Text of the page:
One Hundred years ago this Sunday, World War I came to its close.
Today, there are only memorials and monuments. No eyewitness remains. And what was once “Armistice Day,” has morphed into “Veterans Day.”
I am a Veteran and I certainly honor and respect my fellow Vets. It was an amazing experience and one that I value. In a military town it isn’t quite as unique, but most of my post-Military life it was always a special moment to meet eyes with a fellow Veteran. That slight nod and a smile. A shared experience, even when I was on a submarine and he was in a tank, or airplane or foxhole. I value Veterans Day for its moment of honoring Veterans. I don’t quite appreciate the arguments and debates over everything from who it precisely honors to how to actually spell it (“Veterans” is the correct spelling), nor am I personally a huge fan of the race to get free stuff. But that’s just me.
I do wish, however, that there was more of an emphasis in this Country on the Armistice Day/Remembrance Day aspect. There is a reason why the VFW offers you a poppy and asks for a small bit of change. There’s a reason why our friends and Allies in the United Kingdom and ANZAC wear poppies today and all this weekend. And that reason was an incredible sacrifice made by men who didn’t start the war, didn’t want to fight the war, and served with honor and distinction for four long years. And or the devil Dogs who came to help finish it. When we demand that we only honor the living Veterans on this day, we forget them.
And I refuse to do that.
Despite all the hoopla and pearl clutching over the indictment of some Russians for “meddling” in the 2016 elections, I remain unimpressed and unconvinced. These thirteen interlopers did not convince me to not vote for Hillary Clinton.
Hillary Clinton convinced me not to vote for Hillary Clinton. Read the rest of this entry
SEGMENT – VETERANS DAY (00:00)
As a Veteran, I love Veterans Day, but… I refer it’s original incarnation, Armistice Day. In my view, it’s possible to celebrate Veterans, but not forget the real reason that November 11th is remembered by every Allied nation in the World. It’s why the VFW hands out poppies. It’s why we pause at 11am. And for those of us who served at any point in our nations history, it’s a reminder of how fragile things really are; to appreciate them each and every day.
On the 11th of November, 1918, the Armistice, which had been signed at 5am, was set to go into effect at 11am. World War I, at least the fighting part of it, was six hours from its end. But for reasons only he knew, Marshal Foch of France, the Supreme Allied Commander, refused a German request to have the fighting stopped immediately. He stuck to the 11am hour as the time, and so over the next six hours, 11,000 more men were killed and wounded. All unnecessary, in an unnecessary war, fought for unnecessary reasons that have left us fighting many of the same conflicts a century later.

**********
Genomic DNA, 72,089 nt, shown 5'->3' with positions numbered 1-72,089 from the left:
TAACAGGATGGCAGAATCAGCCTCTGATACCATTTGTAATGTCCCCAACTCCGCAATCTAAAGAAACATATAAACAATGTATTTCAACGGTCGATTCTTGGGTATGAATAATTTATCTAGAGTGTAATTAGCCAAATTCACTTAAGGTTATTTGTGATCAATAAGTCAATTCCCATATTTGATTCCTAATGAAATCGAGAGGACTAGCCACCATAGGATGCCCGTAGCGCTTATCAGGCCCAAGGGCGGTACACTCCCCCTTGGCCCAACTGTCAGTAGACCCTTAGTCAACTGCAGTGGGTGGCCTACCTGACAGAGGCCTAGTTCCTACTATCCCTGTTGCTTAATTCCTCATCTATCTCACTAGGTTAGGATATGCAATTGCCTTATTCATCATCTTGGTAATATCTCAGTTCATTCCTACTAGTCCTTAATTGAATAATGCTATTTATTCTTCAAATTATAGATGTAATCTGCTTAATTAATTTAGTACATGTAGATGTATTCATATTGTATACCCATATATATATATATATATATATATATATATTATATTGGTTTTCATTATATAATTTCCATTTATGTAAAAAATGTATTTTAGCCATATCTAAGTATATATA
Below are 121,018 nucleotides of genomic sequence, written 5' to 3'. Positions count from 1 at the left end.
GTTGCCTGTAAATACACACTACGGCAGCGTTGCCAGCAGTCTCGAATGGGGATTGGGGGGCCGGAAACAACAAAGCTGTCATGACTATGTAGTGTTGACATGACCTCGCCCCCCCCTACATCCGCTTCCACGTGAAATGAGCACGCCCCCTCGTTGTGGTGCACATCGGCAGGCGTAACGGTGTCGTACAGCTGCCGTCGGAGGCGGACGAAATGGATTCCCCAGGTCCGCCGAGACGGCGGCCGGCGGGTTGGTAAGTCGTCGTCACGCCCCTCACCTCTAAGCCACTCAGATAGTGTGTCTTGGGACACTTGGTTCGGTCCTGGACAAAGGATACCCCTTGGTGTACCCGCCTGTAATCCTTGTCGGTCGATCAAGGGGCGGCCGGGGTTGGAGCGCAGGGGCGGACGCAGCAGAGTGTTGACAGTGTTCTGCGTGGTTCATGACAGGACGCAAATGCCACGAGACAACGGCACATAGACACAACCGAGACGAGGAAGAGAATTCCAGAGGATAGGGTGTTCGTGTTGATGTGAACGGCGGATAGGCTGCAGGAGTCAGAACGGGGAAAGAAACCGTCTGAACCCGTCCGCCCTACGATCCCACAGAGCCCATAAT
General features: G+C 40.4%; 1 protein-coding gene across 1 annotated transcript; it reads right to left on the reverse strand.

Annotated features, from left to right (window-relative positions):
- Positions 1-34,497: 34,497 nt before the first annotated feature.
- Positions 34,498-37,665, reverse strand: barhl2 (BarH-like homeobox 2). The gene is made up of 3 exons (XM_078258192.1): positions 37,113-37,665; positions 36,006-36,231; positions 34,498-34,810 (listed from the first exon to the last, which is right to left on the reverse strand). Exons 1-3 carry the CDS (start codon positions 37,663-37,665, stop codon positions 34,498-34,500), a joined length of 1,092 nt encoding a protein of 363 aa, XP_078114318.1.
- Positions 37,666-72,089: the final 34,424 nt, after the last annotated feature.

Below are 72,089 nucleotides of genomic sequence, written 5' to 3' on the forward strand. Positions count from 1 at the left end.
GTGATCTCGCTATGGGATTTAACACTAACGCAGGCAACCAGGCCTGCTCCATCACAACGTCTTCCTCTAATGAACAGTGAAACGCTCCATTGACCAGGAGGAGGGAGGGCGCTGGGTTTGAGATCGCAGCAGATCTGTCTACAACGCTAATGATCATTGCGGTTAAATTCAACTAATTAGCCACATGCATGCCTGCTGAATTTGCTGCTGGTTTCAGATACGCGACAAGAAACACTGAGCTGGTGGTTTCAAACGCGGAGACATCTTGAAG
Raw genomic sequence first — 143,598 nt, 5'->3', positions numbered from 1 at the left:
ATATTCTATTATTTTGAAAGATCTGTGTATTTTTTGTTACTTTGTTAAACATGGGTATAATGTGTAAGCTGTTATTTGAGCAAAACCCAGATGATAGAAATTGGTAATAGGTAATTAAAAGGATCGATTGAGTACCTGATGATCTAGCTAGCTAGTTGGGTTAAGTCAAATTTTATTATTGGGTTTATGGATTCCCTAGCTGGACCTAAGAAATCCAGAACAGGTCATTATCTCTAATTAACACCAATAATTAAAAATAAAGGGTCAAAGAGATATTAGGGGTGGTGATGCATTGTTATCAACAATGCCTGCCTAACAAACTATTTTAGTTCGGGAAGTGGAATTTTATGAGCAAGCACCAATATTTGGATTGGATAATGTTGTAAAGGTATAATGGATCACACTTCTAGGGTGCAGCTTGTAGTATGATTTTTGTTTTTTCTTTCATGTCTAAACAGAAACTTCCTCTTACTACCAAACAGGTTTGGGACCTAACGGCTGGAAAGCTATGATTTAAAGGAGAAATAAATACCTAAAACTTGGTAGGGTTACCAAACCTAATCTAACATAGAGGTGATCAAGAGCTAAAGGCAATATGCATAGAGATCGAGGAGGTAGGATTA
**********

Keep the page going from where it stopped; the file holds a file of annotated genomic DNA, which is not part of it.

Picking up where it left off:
And while we celebrate Veterans day, most of the rest of the world holds Remembrance Day. A day when we remember the fallen and the hope for the future…
SEGMENT – DONNA BRAZILE’S IMPENDING DOOM (32:22)
A few years back, some phony ex-Congressman wrote a book about how Congress was corrupt and it made it so mad that he… he… well.. he wrote a book abut it. Because that’s what you do when you want to be mad about something of which you have been a part for a long time, reaping the benefits until one day, you find yourself on the “outs.” Then you write a book “exposing” the corruption and shenanigans so that you can get all new friends on the other side who will shower you with praise and benefits. I’ll give Donna Brazile this much, at least she put her own name on the book, unlike Congressman X.
On the other hand, there’s no way in heaven or hell that she didn’t know about this stuff until after the fact…
SEGMENT – WE “FORGOT…” (44:00)
The USAF announced this week that it “failed” to report the Texas church shooters Court martial conviction on domestic abuse and assault charges – for which he spent a year in the brig – to the national database that tracks such things and keeps weapons out of the hands of people who are bad. The question, of course, is “Why not?”
We may never know that answer. And while the Air Force may never be able to tell us who screwed up, I’m reasonably certain that whoever was the person who was supposed to do it, knows.
Meanwhile there is a new debate on just why these attacks happen. Is it as simple as mental illness? Is it a “spiritual crises?’ Or is it something else?
SEGMENT – PVT HENRY GUNTHER (54:35)
On the 11th of November, 1918, the Armistice, which had been signed at 5am, was set to go into effect at 11am. World War I, at least the fighting part of it, was literally one minute from its end. But for reasons only he knew, Marshal Foch of France, the Supreme Allied Commander, refused a German request to have the fighting stopped immediately. He stuck to the 11am hour as the time, and so over the next six hours, 11,000 more men were killed and wounded. All unnecessary, in an unnecessary war fught for unnecessary reasons that have left us fighting many of the same conflicts a century later.
Private Henry Gunther was a American of German descent (his Grandparents were German immigrants) who hadn’t really wanted to be in the war. He never volunteered, but when he was drafted in September of 1917, he went. He worked his way up to Sergeant, and then got busted back down to Private for being a bit loose with his words in a letter back home. Now, with just one minute left in the War, he decided that he had one last chance to prove to his Unit and his Country that he wasn’t a failure…